Ryukyu history... the tug of war between two empires...

Discussion in 'Japanese Culture and History' started by TSDTexan, Apr 22, 2017.

  1. TSDTexan

    TSDTexan Master Black Belt

    Jul 18, 2015
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  2. oftheherd1

    oftheherd1 Senior Master

    May 12, 2011
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    Yes it is. I remember when I got to Okinawa in 1962, I found two very thick book at the library. One on the battle of Okinawa in WWII, the other on the history of Okinawa. It covered the agreement between China and Okinawa, and how when Okinawa sent tribute ships to China, they were also allowed to send merchant ships, which both countries benefitted from. Also, part of the arrangement was that China would protect Okinawa in case of need.

    That worked well for both countries for several centuries, but as China weakened and Japan became more strong, Japan made its move. Japan required more tribute than had China, but forbade Okinawa from telling China. China was weaker, but not weak enough that Japan was willing to confront them openly.

    The impression I got from the Okinawan people I talked to was they were quite happy with life under the occupation, but hadn't forgotten their roots either. Most seeming to think given an opportunity, it was about a 50/50 chance to stay under USA occupation or control, or returning to independence. Very few expressed a desire to return to being a part of Japan, That even though the Japanese government seemed to allow a few programs to benefit the Okinawans.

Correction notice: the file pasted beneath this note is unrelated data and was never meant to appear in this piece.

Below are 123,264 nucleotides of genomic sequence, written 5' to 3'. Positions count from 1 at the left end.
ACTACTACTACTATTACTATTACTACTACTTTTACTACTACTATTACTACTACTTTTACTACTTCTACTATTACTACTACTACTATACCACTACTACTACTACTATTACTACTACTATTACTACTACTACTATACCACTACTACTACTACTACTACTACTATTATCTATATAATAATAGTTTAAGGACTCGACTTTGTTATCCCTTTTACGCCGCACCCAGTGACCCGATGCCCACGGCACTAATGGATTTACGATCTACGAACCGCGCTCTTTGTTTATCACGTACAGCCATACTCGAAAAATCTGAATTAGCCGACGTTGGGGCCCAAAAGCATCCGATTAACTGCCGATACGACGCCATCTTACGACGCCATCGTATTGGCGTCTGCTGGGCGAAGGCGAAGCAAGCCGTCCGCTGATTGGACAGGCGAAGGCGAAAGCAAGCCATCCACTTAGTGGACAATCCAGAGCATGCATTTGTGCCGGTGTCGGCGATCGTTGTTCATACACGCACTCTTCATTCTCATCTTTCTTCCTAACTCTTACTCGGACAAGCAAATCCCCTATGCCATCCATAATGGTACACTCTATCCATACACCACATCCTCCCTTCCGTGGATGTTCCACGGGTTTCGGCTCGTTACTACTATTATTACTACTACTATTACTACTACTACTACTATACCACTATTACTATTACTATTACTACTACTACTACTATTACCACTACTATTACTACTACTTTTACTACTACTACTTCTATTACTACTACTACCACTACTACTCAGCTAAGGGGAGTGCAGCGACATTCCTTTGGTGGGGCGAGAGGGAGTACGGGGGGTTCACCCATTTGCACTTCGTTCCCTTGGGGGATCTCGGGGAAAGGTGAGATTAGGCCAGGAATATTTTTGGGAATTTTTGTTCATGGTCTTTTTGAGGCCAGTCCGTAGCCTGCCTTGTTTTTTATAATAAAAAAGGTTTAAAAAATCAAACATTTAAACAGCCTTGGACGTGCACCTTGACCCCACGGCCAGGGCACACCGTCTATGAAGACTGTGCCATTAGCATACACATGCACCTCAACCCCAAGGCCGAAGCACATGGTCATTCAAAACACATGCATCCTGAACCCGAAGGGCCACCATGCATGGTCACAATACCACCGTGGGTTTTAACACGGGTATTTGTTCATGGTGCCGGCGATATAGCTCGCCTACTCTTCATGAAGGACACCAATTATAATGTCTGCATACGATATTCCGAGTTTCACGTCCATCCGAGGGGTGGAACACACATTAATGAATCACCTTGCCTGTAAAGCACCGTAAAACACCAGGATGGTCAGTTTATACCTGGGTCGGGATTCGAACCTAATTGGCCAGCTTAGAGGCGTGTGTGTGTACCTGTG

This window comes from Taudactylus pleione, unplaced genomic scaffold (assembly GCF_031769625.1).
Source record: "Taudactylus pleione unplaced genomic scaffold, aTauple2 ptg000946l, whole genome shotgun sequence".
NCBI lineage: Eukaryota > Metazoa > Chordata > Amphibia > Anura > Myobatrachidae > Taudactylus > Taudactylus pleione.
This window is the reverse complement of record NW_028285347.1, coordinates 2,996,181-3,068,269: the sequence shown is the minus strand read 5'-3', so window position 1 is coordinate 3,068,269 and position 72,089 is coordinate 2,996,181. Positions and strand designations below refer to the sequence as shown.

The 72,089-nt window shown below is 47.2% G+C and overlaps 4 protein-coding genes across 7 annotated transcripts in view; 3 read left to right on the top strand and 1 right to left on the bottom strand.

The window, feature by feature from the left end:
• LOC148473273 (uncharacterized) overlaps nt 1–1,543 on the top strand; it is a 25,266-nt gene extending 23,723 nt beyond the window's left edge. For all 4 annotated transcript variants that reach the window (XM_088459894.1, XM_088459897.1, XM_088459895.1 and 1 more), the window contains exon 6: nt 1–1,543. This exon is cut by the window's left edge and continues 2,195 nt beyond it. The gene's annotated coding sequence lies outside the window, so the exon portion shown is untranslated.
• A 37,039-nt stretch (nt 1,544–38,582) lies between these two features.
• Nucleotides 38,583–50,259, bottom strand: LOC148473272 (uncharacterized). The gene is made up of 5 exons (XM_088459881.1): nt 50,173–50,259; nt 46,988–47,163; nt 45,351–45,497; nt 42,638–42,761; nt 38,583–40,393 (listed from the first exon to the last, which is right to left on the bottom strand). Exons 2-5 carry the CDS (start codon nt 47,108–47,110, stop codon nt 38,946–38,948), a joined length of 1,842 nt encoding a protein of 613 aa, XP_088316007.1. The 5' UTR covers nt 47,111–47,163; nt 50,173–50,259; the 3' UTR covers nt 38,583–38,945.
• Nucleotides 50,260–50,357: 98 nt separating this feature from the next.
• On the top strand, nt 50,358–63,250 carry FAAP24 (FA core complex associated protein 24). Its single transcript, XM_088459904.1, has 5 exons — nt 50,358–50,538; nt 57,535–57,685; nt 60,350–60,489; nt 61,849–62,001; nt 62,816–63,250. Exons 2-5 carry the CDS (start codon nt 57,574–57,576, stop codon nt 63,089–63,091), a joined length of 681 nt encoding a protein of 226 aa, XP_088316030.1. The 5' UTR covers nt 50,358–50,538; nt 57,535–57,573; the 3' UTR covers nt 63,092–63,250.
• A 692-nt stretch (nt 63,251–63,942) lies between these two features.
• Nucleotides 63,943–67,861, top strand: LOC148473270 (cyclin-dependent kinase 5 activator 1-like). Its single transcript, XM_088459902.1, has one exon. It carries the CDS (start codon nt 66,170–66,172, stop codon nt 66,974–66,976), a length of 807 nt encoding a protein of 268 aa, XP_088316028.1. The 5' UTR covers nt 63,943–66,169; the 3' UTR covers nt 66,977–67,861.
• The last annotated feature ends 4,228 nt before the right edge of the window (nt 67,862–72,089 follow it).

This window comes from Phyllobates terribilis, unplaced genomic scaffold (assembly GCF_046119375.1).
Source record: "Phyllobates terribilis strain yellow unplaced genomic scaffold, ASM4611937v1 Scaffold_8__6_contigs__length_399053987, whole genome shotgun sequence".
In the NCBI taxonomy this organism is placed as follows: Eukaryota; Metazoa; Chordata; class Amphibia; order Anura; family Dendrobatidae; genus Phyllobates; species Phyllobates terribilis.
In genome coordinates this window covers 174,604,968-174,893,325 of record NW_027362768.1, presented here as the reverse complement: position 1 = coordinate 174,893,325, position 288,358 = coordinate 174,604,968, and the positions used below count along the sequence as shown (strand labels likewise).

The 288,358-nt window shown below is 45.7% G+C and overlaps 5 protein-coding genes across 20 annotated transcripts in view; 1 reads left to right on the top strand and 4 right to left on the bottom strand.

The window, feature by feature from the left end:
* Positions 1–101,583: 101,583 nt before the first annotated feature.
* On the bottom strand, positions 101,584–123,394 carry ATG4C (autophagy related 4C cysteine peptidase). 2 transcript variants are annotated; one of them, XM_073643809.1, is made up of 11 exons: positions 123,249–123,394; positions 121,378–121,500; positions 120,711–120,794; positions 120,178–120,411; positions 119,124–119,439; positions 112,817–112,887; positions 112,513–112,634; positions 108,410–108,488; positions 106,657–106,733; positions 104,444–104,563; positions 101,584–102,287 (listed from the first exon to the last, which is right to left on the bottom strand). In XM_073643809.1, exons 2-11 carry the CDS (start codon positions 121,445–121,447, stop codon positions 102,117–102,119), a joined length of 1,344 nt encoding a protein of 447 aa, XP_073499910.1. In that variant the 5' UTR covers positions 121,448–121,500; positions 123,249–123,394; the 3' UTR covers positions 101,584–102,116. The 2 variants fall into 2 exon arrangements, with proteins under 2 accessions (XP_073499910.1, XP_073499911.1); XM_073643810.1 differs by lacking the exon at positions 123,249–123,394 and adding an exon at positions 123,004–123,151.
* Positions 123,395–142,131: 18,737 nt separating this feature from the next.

Although some of the younger people didn't speak Okinawan, most spoke both Okinawan and Japanese. It was commonly accepted that the Japanese had tried to force Okinawans to accept total assimilation into Japanese culture; but they hadn't forgotten. It was even possible to find very old people from the mountains who still did not speak more than a modicum of Japanese if any at all. I even on a couple of occasions saw very old women with tattooed hands.

    I was rather surprised when I heard the Okinawans had decided to return to Japanese rule. A friend of mine whose wife was Okinawan explained that the Japanese, knowing that a referendum was likely, flooded Okinawa with school teachers. As the time for a referendum approached, teachers began telling their students return to Japan was best. Teachers being held in high regard, they were listened to by many people and that was the way the vote went. I wasn't there nor have I been since, so I have nothing more to agree with or contradict that than that under Confucian beliefs, teachers are revered and listened to.

    Thanks for the link. Okinawa was my first overseas posting, and I really enjoyed it there.

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